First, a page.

Finally, given that the new responsibilities of the HEC only became into force in 2011 and HECs were not yet actively discussing soon to be mandatory quality aspects (2.7 on a 6-point scale ranging from 0 (worst) to 6 (best)), the current exploration might be too early to actually demonstrate the effect of the HECs on corresponding learning climates. We recommend future research to focus on a longitudinal follow-up, exploring both the longitudinal development of the functioning of the HEC as well as the longitudinal development of corresponding learning climates.

Conclusions

Since strategies like the implementation of education committees for PGME and systematic organizational-level policies (including the use of a PDCA cycle by the HEC) are increasingly used around the world, insight into the impact of such strategies is needed. Our study shows that the internal system of quality management as carried out by the HECs was premature (scores <3 on a 5-point scale ranging from 1 (worst) to 5 (best)). Furthermore, our research did not find a substantial association between the functioning of HECs and corresponding learning climates. Future research could focus on selecting appropriate indicators to measure the impact of organizational strategies, exploring the functioning of HECs longitudinally, and on providing insight into how HECs operationalize their responsibilities and affect outcomes.

Abbreviations

D-RECT: 

Dutch Residency Educational Climate Test

EM: 

Expectation-maximization

HEC: 

Hospital-wide education committee

PDCA cycle: 

Plan-Do-Check-Act cycle

PGME: 

Postgraduate medical education

WMO: 

Medical Research Involving Human Subjects Act

Declarations

Acknowledgements

The authors would like to thank HECs that participated in the study as well as residents that completed the D-RECT. Many thanks to the Professional Performance research group for feedback on drafts.

Funding

This research was made financially possible by the Dutch Ministry of Health (VWS) through the project “Quality of clinical teachers and residency training programs”. The funding body had no role in the design of the study, the collection, analysis, interpretation of the data, and the writing of the manuscript.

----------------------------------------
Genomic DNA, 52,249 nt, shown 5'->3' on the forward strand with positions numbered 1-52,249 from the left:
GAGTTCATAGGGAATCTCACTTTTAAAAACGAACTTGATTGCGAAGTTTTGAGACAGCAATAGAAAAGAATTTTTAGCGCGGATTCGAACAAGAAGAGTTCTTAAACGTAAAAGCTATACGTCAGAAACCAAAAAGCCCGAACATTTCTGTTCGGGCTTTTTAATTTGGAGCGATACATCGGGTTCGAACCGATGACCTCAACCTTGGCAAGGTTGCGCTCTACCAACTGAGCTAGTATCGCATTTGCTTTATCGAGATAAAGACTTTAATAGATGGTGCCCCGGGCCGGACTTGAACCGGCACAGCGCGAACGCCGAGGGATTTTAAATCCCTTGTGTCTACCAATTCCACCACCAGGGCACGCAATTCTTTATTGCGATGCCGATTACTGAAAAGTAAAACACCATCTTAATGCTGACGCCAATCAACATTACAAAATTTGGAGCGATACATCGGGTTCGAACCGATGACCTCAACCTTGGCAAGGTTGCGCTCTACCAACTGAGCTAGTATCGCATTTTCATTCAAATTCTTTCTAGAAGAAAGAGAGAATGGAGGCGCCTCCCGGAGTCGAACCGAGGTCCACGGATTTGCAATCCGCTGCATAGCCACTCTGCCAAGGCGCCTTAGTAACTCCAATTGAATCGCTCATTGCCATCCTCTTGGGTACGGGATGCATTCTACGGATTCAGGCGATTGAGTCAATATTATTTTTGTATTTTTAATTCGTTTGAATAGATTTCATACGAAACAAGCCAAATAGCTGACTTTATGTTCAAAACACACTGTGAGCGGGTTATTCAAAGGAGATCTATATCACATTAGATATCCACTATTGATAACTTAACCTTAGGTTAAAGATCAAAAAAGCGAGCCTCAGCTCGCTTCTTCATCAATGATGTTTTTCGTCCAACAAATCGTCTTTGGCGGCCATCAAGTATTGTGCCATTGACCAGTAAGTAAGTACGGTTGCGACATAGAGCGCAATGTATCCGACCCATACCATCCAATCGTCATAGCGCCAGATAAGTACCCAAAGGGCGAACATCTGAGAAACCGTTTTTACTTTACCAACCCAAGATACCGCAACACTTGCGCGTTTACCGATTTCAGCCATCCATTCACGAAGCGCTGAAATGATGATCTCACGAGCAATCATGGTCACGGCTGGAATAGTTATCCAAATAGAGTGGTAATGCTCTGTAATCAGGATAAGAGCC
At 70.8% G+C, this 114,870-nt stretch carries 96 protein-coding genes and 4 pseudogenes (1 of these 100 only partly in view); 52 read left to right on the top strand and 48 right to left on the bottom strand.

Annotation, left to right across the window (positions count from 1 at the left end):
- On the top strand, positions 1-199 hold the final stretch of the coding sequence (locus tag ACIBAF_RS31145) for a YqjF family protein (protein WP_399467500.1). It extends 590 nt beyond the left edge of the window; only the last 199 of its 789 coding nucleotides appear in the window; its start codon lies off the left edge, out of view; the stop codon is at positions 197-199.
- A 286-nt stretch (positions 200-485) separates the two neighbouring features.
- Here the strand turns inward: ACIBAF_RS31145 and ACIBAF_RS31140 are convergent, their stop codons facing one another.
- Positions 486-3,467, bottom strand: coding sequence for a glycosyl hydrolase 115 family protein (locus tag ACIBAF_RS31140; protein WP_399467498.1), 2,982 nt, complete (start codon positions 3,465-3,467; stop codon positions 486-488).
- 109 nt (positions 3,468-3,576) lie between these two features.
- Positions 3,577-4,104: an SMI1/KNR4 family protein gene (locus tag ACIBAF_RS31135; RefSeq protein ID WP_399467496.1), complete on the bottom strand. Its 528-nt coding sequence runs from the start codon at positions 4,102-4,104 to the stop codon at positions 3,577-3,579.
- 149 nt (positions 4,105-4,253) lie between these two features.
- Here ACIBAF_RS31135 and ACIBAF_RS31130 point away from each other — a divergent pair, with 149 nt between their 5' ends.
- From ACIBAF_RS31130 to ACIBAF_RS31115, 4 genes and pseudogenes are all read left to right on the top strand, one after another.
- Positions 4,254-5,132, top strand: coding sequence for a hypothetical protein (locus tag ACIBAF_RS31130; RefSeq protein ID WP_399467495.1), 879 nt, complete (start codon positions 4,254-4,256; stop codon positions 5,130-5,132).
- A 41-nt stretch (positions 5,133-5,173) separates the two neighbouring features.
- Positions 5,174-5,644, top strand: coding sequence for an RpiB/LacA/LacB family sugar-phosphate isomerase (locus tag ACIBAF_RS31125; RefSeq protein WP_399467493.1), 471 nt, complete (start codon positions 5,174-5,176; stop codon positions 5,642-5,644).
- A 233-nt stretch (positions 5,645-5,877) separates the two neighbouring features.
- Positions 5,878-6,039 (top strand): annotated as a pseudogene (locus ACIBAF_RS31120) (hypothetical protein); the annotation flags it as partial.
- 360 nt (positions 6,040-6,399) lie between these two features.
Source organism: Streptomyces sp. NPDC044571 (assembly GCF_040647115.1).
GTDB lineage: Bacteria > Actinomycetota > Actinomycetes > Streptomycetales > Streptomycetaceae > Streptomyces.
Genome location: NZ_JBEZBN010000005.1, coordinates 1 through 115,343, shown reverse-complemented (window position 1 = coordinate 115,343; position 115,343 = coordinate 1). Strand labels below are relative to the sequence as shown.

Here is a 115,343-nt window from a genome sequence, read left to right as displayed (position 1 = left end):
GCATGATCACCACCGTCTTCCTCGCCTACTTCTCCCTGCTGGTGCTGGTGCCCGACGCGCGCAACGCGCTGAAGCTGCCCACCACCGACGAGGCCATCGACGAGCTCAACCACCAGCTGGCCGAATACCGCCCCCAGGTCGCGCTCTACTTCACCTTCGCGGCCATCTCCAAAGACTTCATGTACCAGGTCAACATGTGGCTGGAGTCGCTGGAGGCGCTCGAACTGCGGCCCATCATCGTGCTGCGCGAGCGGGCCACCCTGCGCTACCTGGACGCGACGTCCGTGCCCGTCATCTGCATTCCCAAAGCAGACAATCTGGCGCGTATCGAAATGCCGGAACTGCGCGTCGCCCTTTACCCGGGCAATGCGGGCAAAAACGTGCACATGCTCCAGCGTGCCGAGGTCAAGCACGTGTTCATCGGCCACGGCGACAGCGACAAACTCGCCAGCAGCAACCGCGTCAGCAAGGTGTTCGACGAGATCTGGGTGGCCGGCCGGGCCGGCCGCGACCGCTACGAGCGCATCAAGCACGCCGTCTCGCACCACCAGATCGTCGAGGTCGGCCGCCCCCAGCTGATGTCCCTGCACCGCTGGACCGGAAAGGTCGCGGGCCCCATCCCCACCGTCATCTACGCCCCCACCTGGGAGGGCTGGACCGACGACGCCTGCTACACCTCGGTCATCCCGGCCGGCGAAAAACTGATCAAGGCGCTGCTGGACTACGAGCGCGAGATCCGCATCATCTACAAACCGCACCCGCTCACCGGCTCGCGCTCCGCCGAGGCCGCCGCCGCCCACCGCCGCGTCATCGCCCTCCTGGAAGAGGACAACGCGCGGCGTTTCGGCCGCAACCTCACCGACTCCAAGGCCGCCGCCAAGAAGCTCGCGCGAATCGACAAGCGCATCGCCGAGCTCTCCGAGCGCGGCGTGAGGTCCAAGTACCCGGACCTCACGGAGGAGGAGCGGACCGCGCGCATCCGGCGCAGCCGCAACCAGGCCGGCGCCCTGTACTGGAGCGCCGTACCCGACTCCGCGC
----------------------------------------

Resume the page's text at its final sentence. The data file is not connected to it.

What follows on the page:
Availability of data and materials

Data will not be shared publicly in order to maintain anonymity of teaching hospitals that participated in the current study.

Authors’ contributions

MS conceived of the study, was involved in the design of the study, performed statistical analysis and interpretation and drafted the manuscript. KL conceived of the study, was involved in the design of the study, took part in the data collection and revised the manuscript critically. AS was involved in the design of the study and revised the manuscript critically. MJH was involved in the design of the study and revised the manuscript critically. OA conceived of the study, was involved in the design of the study, contributed to the data analysis and interpretation and revised the manuscript critically. All authors read and approved the final manuscript.

Authors’ information

MS (MSc) is a PHD student at the Professional Performance Research Group, University of Amsterdam, Academic Medical Centre, the Netherlands. KL (MSc, PHD) is a Professor and head of the Professional Performance Research Group, Academic Medical Centre, University of Amsterdam, the Netherlands. AS (MD, PHD) is a Professor and Dean of the Faculty of Health, Medicine and Life Sciences, Maastricht University, the Netherlands. MJH (MD, PHD) is a Professor and Vice-Dean of the Faculty of Medicine, University of Amsterdam, Academic Medical Centre, the Netherlands. OA (MD, PHD) is a Professor at the Department of Epidemiology, UCLA Fielding School of Public Health, United States of America.

Ethics approval and consent to participate

Written informed consent to participate was collected from teaching hospitals that used the D-RECT to evaluate the learning climate of training programs. Dutch law on medical research (Medical Research Involving Human Subjects Act (WMO)) stated that individual informed consent was redundant. The institutional ethical review board of the Academic Medical Centre of the University of Amsterdam provided a waiver for formal ethics approval, stating the WMO did not apply to the current study (reference number: W14_065 # 14.17.0090).

Consent for publication

Not applicable.

Competing interests

The author(s) declare that they have no competing interests.

Publisher’s Note

Springer Nature remains neutral with regard to jurisdictional claims in published maps and institutional affiliations.

Open AccessThis article is distributed under the terms of the Creative Commons Attribution 4.0 International License (http://creativecommons.org/licenses/by/4.0/), which permits unrestricted use, distribution, and reproduction in any medium, provided you give appropriate credit to the original author(s) and the source, provide a link to the Creative Commons license, and indicate if changes were made. The Creative Commons Public Domain Dedication waiver (http://creativecommons.org/publicdomain/zero/1.0/) applies to the data made available in this article, unless otherwise stated.

Authors’ Affiliations

(1)
Professional Performance Research group, Department for Educational Support, Academic Medical Centre/University of Amsterdam
(2)
Department of Educational Development and Research, Maastricht University
(3)
Department of Epidemiology, Fielding School of Public Health, University of California, Los Angeles (UCLA)
(4)